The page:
The family-friendly, non-profit event (a $2 donation donation is suggested at the door) includes a pig roast, pig racing, hog calling, live music, kids’ events, and tons of food, and, as you might imagine, it smells amazing. Visitors come from across the country for chef battles, culinary demos, and hilarious costume contests. (Here’s a good one: A guy dressed as a strip of bacon wearing a “To hale with kale” sign.) As if this lineup couldn’t get any better, additional events include the Kegs Eggs & Bacon, Bacon & Brew, and Cheek to Cheek Pork & Bourbon Pairing tastings. Not for the faint (or clogged) of heart, a bacon eating contest will also be held. If you prefer to get your weekend off to a more healthy start, consider joining the Racin’ Bacon 5K road race. Whatever you do, though, come hungry; you won’t be getting out of this pork-a-palooza without needing to loosen your belt.
We love to eat at any time of year, but when apples and squash start falling off the branch and vine, we find ourselves especially hungry. Seafood, too, finds its peak in the fall; when coastal water temperatures begin to drop, oysters, clams, and other seafood is at its best. Truthfully, of course, we could probably find an excuse in any season to get together with a group of friends to explore the finer points of culinary trends. But great seafood, craft beer, international chefs, and fine wine seem like an exceptional reason to partake right now.
Apple Harvest Festival
Location: Biglerville, Pennsylvania
Date: October 14–15
Deep in the heart of Pennsylvania, not far from Gettysburg, The National Apple Harvest Festival celebrates one of America’s finest harvests. What better way to celebrate fall than with fresh-picked, crisp fruit straight from the tree? The event also includes an antique car exhibit, more than 300 arts and crafts vendors, hay rides, a petting zoo, and all the foods you can make from apples. This is country living at its best.
Location: Wellfleet, Massachusetts
Date: October 14–15
Here in New England, we take our oysters seriously, and assign them profiles based on “merroir.” (That’s like terroir, but based on where something’s grown in the sea.) Located toward the northern tip of Cape Cod, Wellfleet is well known for its delicious bivalves. The cold, salty waters off its shores yield oysters that are decidedly creamy, sweet, and briny – which has made them famous all over the world. For two days every fall, the town’s streets come alive when the Wellfleet OysterFest brings locals and visitors together to celebrate the region’s famous shellfish with food, art, music, and family fun.
Bowen’s Wharf Seafood Festival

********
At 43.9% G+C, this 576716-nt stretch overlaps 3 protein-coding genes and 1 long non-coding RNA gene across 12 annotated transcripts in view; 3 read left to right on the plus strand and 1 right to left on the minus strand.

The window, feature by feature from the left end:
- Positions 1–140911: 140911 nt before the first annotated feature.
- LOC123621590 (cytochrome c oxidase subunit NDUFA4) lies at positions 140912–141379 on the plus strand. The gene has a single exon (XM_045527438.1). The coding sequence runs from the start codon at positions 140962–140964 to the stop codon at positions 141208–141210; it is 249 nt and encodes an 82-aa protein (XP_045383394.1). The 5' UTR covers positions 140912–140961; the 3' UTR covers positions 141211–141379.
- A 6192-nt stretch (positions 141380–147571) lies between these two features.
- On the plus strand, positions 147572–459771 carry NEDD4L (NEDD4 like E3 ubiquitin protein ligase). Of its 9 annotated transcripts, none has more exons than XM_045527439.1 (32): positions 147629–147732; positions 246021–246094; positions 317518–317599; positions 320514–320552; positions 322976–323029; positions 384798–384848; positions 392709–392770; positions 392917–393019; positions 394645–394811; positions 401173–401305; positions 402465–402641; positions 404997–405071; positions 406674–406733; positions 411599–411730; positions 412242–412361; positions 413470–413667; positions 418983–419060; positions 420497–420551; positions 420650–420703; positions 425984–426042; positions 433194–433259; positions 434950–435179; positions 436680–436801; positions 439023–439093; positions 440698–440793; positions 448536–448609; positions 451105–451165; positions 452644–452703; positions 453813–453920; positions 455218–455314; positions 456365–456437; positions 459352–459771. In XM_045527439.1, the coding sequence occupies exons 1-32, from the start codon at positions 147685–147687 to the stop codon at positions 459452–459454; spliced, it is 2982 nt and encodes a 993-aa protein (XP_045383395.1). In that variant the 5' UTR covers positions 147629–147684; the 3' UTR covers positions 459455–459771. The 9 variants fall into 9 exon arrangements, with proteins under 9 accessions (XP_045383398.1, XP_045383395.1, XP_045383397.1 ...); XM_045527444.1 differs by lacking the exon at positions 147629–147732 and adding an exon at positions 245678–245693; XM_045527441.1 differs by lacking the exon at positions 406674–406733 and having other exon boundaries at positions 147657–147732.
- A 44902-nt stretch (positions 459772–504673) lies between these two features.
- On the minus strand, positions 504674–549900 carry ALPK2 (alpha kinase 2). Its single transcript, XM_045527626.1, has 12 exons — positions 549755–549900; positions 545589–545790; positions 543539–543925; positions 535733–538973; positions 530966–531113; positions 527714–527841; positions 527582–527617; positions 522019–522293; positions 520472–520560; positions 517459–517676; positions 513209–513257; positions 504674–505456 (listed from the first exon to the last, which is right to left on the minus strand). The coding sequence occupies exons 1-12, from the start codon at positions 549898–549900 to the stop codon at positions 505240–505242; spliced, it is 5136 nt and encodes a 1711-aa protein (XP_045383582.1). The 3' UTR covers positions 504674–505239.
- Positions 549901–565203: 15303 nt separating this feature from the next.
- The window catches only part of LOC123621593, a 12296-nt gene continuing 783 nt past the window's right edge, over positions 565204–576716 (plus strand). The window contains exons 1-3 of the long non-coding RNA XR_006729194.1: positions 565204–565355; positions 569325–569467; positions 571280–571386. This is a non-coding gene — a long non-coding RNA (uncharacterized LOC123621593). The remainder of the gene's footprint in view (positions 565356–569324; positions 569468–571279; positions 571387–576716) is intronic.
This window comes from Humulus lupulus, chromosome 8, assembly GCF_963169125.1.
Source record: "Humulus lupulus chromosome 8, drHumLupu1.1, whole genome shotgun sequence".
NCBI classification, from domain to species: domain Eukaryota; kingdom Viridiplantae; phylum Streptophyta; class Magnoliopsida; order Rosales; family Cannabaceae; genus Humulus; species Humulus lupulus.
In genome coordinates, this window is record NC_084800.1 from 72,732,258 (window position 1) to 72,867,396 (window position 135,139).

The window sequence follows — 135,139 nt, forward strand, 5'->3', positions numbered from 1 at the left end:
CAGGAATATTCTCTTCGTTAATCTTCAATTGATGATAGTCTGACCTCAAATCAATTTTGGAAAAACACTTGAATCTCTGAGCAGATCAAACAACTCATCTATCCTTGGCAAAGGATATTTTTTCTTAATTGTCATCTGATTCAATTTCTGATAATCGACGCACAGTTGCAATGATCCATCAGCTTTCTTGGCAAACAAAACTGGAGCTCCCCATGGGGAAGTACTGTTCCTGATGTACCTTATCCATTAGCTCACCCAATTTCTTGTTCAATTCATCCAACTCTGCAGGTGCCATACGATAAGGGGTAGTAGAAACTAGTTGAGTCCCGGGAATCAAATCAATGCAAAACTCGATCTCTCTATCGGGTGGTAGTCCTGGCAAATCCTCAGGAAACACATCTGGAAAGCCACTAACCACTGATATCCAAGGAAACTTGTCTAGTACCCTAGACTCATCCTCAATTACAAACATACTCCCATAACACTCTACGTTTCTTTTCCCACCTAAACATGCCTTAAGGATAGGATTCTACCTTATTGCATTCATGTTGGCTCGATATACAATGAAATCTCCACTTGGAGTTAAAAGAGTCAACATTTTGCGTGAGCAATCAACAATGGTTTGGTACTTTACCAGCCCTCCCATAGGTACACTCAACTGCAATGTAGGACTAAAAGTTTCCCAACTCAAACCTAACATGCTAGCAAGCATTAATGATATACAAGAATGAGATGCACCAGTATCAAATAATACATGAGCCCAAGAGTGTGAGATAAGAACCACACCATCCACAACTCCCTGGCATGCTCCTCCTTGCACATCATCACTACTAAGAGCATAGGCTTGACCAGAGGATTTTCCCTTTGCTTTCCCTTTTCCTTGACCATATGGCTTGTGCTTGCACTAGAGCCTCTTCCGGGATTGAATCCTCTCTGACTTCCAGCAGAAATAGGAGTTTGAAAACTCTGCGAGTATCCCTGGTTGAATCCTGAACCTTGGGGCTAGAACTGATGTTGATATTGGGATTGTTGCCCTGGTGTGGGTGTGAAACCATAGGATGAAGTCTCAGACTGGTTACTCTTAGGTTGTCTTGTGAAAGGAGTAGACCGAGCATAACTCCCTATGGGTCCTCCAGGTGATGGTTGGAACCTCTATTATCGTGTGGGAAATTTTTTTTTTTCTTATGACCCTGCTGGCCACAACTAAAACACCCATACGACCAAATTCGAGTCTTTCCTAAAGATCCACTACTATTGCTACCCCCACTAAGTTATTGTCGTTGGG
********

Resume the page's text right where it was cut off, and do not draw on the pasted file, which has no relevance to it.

Location: Newport, Rhode Island
Date: October 18–19
Even though summer’s crowds have dwindled, Newport, Rhode Island continues to stay lively, and the Bowen’s Wharf Seafood Festival celebrates the best the season has to offer. The free event brings entertainment, family activities, and world-famous cuisine from top Rhode Island restaurants together beside the city’s wharves and surrounding yachts. Honoring the “harvest of the sea,” the festival offers seafood specialties – such as clam chowder, stuffed quahogs, clam cakes, fish tacos, and raw oysters – all hauled from Rhode Island’s local waters.
Harvest on the Harbor
Location: Portland, Maine
Date: October 16–22
Among foodies, Portland, Maine has become a true dining and drinking destination, and its Harvest on the Harbor event brings some of the city’s favorite chefs together for dining and tasting events with a focus on sustainable and locally-sourced food. The week-long event, now in its tenth year, also highlights Portland’s dozens of awesome, local breweries. Added bonus: Harvest on the Harbor benefits Full Plates, Full Potential, a non-profit organization that works toward ending childhood hunger in Maine.
Epcot Food and Wine Festival
Location: Disney World, Florida
Date: November 13
Even if you’re not a “Disney person,” you can still enjoy Epcot’s Food and Wine Festival, which runs from the end of August through mid-November each year. Epcot offers more than 35 international food kiosks, plus its themed dining halls, all of which are staffed by people from the countries each restaurant represents, making the food (perhaps surprisingly) authentic. The Food and Wine Festival also brings tasting events, celebrity chefs, cheese and wine seminars, and culinary demonstrations to the park. Whether you go adults-only or take the kids, it’ll be a delicious experience.
Fall Food Festival Dates
- Apple Harvest Festival -Biglerville, PA; Oct. 14-15
- WellFleet Oysterfest -MA; Oct. 14-15
- Bowen’s Wharf Seafood Festival -Newport, RI; Oct. 18-19
- Harvest on the Harbor -Portland, ME; Oct. 16-22
- Epcot Food and Wine Festival -Orlando, FL; through Nov. 13
New York will play host to more than 80 culinary star-studded events benefiting the Food Bank For New York City and No Kid Hungry® when the Food Network and Cooking Channel celebrate 10 years of the New York City Wine and Food Festival.
Presented by Coca Cola, this year’s lineup includes established fan favorites as well as some exciting new additions. Whet your appetite and review some of the delicious possibilities. NYCWFF runs October 12 – 15, 2017.
Blue Moon Burger Bash:
This event will bring past winners from previous Bashes to battle new contenders in order to see whose burger reigns supreme. Celebrity judges include Lance Bass, Elvis Duran, Jaymee Sire, and BD Wong. Naughty By Nature, best known for their hits “O.P.P.” and “Hip Hop Horray” will also be performing.